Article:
IMF to de­lay adding China to cur­rency bas­ket

The Pak Banker - - FRONT PAGE -

The In­ter­na­tional Mon­e­tary Fund should put off any move to add the yuan to its bench­mark cur­rency bas­ket un­til af­ter Septem­ber 2016, IMF staff said in a re­port which showed a mixed per­for­mance of the ren­minbi on meet­ing key fi­nan­cial norms. The re­port comes af­ter Bei­jing launched a ma­jor diplo­matic push for the yuan to be added to the IMF's Spe­cial Draw­ing Rights bas­ket as part of its long-term strate­gic goal of re­duc­ing de­pen­dence on the dol­lar.

The IMF board is sched­uled to make a de­ci­sion in Novem­ber on whether to in­clude the yuan in a bas­ket of cur­ren­cies com­pris­ing dol­lars, eu­ros, pounds and yen, although the de­ci­sion could be pushed back if pol­i­cy­mak­ers de­cide they need more in­for­ma­tion.

De­lay­ing any change in the bas­ket for nine months through Septem­ber 2016 would avoid dis­rupt­ing fi­nan­cial mar­ket trad­ing on the first day of the new year, the staff re­port said. A se­nior IMF of­fi­cial said re­serve as­set man­agers would need about six months no­tice to ad­just to a change.

The yuan, also known as the ren­minbi, meets the re­quire­ments as a sig­nif­i­cant cur­rency in terms of in­ter­na­tional trade, but also has to be judged to be "freely us­able", or widely used to make in­ter­na­tional pay­ments and read­ily traded on for­eign ex­change mar­kets.

The re­port shows a mixed per­form- ance on fi­nan­cial cri­te­ria. Although the cur­rency is in­creas­ingly used in cross-bor­der trans­ac­tions and heav­ily traded in Asia, it is only thinly traded in North Amer­ica and is not com­monly used in in­ter­na­tional debt se­cu­ri­ties. Data was miss­ing for some vari­ables, the re­port said.

The se­nior IMF of­fi­cial said there was no set check­list of in­di­ca­tors to guide the de­ci­sion and no "off-on" switch on whether the yuan would make the grade at the planned re­view.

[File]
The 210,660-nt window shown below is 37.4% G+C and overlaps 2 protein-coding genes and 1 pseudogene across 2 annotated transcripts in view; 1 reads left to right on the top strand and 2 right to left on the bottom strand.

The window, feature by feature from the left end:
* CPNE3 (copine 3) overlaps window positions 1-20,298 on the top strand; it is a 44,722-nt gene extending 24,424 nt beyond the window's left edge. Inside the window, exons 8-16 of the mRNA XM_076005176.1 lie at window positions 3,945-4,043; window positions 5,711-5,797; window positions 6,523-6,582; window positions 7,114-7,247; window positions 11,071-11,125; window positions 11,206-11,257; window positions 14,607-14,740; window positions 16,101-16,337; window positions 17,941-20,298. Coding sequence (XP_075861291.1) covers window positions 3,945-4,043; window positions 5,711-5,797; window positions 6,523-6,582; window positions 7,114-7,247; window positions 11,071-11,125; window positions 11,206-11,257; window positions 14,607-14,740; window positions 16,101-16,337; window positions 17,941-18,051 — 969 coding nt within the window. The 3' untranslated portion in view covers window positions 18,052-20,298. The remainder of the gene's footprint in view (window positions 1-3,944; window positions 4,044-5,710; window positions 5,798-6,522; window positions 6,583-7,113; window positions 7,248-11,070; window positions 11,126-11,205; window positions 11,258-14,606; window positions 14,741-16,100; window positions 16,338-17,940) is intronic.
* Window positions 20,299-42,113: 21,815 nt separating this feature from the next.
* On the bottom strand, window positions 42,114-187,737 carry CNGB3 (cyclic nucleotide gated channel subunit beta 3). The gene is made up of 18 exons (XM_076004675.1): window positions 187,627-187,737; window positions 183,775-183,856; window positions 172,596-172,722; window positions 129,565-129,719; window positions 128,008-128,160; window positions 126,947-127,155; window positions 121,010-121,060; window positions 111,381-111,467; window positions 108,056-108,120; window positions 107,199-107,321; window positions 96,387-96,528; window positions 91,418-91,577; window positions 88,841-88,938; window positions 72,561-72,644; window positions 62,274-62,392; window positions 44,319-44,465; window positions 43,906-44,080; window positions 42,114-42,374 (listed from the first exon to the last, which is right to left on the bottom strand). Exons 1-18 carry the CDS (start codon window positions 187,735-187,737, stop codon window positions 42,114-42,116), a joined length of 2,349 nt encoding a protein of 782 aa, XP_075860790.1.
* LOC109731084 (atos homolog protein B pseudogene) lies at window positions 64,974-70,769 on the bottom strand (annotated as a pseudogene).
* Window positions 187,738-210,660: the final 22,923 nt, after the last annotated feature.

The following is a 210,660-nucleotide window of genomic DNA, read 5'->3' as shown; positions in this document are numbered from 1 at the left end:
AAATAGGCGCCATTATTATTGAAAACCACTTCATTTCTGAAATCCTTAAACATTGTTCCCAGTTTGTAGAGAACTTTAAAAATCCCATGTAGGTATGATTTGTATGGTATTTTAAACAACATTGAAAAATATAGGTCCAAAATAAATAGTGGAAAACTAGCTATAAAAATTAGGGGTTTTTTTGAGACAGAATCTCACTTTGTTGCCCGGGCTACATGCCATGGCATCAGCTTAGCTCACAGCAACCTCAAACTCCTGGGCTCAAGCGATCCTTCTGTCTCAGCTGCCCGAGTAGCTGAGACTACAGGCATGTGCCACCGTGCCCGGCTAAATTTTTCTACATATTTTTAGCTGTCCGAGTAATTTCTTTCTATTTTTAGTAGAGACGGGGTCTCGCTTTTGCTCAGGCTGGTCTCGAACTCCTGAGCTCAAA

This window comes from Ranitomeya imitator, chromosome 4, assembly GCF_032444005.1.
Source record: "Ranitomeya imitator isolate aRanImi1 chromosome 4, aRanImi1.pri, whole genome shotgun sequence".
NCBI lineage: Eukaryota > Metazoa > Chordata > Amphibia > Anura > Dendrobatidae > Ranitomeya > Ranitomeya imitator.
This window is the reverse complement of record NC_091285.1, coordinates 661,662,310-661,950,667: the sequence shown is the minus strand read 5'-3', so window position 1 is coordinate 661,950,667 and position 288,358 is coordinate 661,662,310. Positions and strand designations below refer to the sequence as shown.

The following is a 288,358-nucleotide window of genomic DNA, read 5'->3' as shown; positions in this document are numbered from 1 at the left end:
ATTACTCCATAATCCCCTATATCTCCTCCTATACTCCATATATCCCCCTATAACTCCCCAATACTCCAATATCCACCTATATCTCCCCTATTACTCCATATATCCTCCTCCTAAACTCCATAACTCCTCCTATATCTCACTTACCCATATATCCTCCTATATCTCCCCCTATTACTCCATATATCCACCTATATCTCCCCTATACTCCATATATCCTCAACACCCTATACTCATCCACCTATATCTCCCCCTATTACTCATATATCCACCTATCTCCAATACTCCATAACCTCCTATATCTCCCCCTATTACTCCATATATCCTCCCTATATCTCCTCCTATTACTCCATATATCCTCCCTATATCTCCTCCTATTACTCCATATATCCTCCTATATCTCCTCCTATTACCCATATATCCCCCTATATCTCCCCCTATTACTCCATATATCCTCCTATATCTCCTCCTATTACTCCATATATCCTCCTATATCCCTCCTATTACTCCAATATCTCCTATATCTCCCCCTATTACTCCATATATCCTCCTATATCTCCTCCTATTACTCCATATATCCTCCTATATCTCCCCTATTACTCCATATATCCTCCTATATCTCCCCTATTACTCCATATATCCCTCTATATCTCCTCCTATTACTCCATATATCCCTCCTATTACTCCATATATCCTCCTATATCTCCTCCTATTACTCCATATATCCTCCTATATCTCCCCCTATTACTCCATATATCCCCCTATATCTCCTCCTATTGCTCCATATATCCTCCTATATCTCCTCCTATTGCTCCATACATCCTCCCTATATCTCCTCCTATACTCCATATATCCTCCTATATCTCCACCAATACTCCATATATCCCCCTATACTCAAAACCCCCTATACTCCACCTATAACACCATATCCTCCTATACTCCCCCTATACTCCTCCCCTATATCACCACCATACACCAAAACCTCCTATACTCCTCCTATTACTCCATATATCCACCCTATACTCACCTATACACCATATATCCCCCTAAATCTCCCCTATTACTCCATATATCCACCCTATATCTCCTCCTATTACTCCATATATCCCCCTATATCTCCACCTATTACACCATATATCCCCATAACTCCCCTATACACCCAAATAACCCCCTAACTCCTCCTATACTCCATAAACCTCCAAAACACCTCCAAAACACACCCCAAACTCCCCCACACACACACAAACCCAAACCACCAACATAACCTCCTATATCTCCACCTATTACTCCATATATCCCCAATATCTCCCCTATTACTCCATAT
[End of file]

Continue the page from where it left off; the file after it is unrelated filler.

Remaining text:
But he said pol­i­tics would play no role in the de­ci­sion, which will gov­ern the mix of cur­ren­cies that coun­tries like Greece re­ceive as part of dis­burse­ments from the IMF. "They should be able to use it di­rectly or they should be able to sell it im­me­di­ately," the of­fi­cial said.

An­a­lysts in­ter­preted the IMF de­lay dif­fer­ently, with some in­fer­ring the IMF wanted to see a more freely traded yuan be­fore in­clud­ing it as a re­serve cur­rency. Oth­ers said the de­lay seemed tech­ni­cal, aimed at giv­ing the mar­ket more time to pre­pare. "The IMF ar­ti­cle im­plies a large like­li­hood of SDR in­clu­sion - oth­er­wise the tech­ni­cal prepa­ra­tion would not be nec­es­sary," UBS economist Wang Tao said in a note to clients.

IMF Man­ag­ing Di­rec­tor Chris­tine La­garde has said adding the yuan to the bas­ket is a "ques­tion of when".

Euro­pean mem­bers of the Group of Seven ma­jor in­dus­tri­al­ized economies - Ger­many, Bri­tain, France and Italy - fa­vor adding the yuan to the bas­ket quickly. Ja­pan, like the United States, is more cau­tious, of­fi­cials have said.

The yuan has made huge strides since Bei­jing's last push for more for­mal in­ter­na­tional recog­ni­tion of the cur­rency, as global fi­nan­cial lead­ers were strug­gling to deal with the fall­out of the sub-prime and bank­ing cri­sis.

Chi­nese Premier Li Ke­qiang in March asked La­garde to push for in­clu­sion, say­ing Bei­jing would speed up the con­vert­ibil­ity of the yuan on the cap­i­tal ac­count and open do­mes­tic in­di­vid­ual cross-bor­der in­vest­ment and for­eign in­sti­tu­tional in­vest­ment in China's cap­i­tal mar­ket.

Ear­lier this year, frus­trated by the re­fusal of the U.S. Congress to pass re­forms to in­crease the vot­ing rights of emerg­ing mar­kets in the IMF, Bei­jing an­nounced it would set up its own in­vest­ment bank, the Asian In­fra­struc­ture In­vest­ment Bank.

De­spite pres­sure from Washington, which along with Tokyo, has de­clined to join the AIIB, most U.S. al­lies in Europe have signed up for the Chi­nese-led ini­tia­tive, seen as a ri­val to the World Bank and Ja­pan-based Asian De­vel­op­ment Bank.

Sid­dharth Ti­wari, di­rec­tor of the IMF's strat­egy, pol­icy and re­view depart­ment, said in a doc­u­ment re­leased with the re­port on Tues­day that the IMF ex­ec­u­tive board would de­cide on the ex­ten­sion pro­posal later this month.

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